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Tunget v. Smith

March 19, 2010

STEVE TUNGET, PLAINTIFF,
v.
RANDALL SMITH, ANITA PANYE, BRIAN THOMAS AND UNKNOWN PROGRAM ADMINISTRATOR, DEFENDANTS.



The opinion of the court was delivered by: Harold A. Baker United States District Judge

Memorandum Opinion and Order

Before the court are the defendants' summary judgment motion [39] and the plaintiff's response*fn1 [42].

Standard

Summary judgment "should be rendered if the pleadings, the discovery and disclosure materials on file, and any affidavits show that there is no genuine issue as to any material fact and that the movant is entitled to judgment as a matter of law." Fed. R. Civ. P. 56(c). Any discrepancies in the factual record should be evaluated in the non-movant's favor. Anderson v. Liberty Lobby, Inc., 477 U.S. 242, 255 (1986) (citing Adickes v. S.H. Kress & Co., 398 U.S. 144, 158-59 (1970)). The party moving for summary judgment must show the lack of a genuine issue of material fact. Celotex Corp. v. Catrett, 477 U.S. 317, 323 (1986). "Only disputes over facts that might affect the outcome of the suit under the governing law will properly preclude the entry of summary judgment." Anderson, 477 U.S. at 248.

"Summary judgment is the 'put up or shut up' moment in a lawsuit, when a party must show what evidence it has that would convince a trier of fact to accept its version of events. Johnson v. Cambridge Indus., Inc., 325 F.3d 892, 901 (7th Cir. 2000). A party opposing summary judgment bears the burden to respond, not simply by resting on its own pleading but by "set[ting] out specific facts showing a genuine issue for trial." See Fed. R. Civ. P. 56(e). In order to be a "genuine" issue, there must be more than "some metaphysical doubt as to the material facts." Matsushita Elec. Ind. Co. v. Zenith Radio Corp., 475 U.S. 574, 586 (1986). "If [the non-movant] does not [meet his burden], summary judgment should, if appropriate, be entered against [the non-movant]." Fed. R. Civ. P. 56(e). Further, "[t]he plaintiff cannot merely allege the existence of a factual dispute to defeat summary judgment .. Instead, he must supply evidence sufficient to allow a jury to render a verdict in his favor." Basith v. Cook County, 241 F.3d 919, 926 (7th Cir. 2001). Specifically, the non-moving party "must present sufficient evidence to show the existence of each element of its case on which it will bear the burden at trial." Filipovic v. K&R Express Systems, Inc., 176 F.3d 390, 390 (7th Cir. 1999). Failure by the non-movant to meet all of the above requirements subjects him to summary judgment on his claims.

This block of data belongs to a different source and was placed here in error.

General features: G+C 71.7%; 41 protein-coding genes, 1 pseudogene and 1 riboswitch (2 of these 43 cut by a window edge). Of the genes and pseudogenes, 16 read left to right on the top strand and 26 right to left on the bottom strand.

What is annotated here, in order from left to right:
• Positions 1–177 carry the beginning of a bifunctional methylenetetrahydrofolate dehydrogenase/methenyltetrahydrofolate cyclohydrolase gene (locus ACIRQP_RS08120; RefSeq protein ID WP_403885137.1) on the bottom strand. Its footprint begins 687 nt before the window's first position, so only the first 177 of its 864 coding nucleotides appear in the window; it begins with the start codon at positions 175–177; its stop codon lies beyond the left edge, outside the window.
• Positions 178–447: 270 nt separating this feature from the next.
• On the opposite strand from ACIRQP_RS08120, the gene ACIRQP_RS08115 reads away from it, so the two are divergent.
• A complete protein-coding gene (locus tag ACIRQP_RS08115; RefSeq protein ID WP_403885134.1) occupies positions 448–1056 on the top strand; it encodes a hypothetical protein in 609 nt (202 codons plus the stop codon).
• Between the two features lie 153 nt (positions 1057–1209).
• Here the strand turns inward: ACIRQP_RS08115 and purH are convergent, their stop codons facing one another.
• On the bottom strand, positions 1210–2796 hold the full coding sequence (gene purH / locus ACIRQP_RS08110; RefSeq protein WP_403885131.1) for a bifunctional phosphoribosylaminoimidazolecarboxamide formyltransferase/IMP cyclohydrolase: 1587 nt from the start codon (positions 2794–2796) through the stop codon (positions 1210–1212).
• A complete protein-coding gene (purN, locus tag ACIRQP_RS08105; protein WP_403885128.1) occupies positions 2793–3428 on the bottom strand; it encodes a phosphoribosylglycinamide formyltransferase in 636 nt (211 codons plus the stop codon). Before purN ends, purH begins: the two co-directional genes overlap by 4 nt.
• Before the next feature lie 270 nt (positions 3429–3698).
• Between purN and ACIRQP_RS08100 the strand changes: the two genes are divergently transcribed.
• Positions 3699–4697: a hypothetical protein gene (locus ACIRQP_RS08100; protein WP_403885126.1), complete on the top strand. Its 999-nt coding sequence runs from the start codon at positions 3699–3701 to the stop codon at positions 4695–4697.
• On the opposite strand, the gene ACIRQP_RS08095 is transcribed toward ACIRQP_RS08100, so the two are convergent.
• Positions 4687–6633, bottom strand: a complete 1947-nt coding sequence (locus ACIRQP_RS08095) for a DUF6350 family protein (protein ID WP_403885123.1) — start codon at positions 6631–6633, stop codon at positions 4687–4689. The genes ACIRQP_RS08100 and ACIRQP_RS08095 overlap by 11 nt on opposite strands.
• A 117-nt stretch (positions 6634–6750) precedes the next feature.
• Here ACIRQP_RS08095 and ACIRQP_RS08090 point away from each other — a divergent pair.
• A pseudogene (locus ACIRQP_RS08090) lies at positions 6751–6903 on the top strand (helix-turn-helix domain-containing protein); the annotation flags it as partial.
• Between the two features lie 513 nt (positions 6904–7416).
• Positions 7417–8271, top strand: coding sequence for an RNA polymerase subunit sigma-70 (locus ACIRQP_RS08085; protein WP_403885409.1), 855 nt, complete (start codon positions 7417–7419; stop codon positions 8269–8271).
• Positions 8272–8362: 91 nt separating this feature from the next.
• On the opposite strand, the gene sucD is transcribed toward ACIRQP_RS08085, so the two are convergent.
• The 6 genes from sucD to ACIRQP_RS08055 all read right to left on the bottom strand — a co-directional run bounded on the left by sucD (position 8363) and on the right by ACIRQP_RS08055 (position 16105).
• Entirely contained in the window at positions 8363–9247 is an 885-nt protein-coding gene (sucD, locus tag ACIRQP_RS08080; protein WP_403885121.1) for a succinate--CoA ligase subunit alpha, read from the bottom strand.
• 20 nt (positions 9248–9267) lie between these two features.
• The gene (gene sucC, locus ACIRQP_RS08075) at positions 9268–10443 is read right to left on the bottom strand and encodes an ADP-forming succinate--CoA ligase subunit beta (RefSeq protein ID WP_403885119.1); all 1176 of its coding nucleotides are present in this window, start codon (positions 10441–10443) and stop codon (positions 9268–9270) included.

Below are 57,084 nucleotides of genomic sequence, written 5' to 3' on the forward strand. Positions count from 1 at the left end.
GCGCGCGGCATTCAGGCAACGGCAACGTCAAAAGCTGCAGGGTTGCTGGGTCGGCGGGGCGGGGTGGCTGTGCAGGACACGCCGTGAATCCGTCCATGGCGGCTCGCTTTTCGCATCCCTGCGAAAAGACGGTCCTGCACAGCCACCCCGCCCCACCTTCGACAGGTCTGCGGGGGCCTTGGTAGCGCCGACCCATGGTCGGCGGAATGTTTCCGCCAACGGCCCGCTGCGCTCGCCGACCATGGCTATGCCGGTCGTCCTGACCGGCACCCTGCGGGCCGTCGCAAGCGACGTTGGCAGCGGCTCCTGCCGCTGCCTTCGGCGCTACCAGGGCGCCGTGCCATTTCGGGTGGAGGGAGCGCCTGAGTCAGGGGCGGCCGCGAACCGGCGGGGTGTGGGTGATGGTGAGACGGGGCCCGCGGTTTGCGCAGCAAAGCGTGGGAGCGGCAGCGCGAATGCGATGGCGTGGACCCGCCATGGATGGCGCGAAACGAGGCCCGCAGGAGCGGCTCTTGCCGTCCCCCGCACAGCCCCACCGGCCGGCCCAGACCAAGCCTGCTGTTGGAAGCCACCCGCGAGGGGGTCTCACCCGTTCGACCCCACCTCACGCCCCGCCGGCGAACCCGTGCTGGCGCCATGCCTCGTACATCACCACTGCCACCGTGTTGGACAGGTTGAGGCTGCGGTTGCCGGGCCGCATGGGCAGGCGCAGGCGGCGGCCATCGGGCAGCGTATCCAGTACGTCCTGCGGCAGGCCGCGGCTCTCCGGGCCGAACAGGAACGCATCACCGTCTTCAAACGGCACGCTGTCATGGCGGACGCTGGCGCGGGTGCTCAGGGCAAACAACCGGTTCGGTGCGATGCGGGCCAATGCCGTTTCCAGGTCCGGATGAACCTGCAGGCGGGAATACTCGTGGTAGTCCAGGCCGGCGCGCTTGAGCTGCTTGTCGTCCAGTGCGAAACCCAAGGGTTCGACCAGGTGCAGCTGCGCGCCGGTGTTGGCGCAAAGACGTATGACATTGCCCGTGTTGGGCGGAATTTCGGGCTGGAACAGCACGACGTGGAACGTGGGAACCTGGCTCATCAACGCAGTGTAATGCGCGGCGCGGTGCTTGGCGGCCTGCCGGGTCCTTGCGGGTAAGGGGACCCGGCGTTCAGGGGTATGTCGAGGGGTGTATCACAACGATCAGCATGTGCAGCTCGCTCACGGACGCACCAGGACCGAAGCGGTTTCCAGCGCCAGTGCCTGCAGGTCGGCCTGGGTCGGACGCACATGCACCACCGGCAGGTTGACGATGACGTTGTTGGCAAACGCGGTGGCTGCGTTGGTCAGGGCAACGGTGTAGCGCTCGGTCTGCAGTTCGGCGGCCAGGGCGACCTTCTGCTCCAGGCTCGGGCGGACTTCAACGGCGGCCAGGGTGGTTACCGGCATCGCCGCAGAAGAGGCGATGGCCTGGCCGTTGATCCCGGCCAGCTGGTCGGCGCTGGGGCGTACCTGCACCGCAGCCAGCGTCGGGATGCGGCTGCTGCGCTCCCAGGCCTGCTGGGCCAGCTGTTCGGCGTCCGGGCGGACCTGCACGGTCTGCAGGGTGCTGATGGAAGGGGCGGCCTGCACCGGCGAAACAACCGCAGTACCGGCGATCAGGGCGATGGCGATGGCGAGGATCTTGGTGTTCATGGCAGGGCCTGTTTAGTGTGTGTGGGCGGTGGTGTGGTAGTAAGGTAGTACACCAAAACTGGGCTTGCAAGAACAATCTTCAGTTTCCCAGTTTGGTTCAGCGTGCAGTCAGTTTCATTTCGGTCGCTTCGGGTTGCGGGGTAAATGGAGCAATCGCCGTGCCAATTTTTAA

Affidavits must be based on the personal knowledge of the affiant and "set out facts that would be admissible in evidence." Fed. R. Civ. P. 56(e) (emphasis added). Personal knowledge may include inferences and opinions drawn from those facts. Visser v. Packer Eng. Assoc., Inc., 924 F.2d 655, 659 (7th Cir. 1991). "But the inferences and opinions must be grounded in observation or other first-hand personal experience. They must not be based on flights of fancy, speculations, hunches, intuitions or rumors remote from that experience." Visser, 924 F.2d at 659.

Background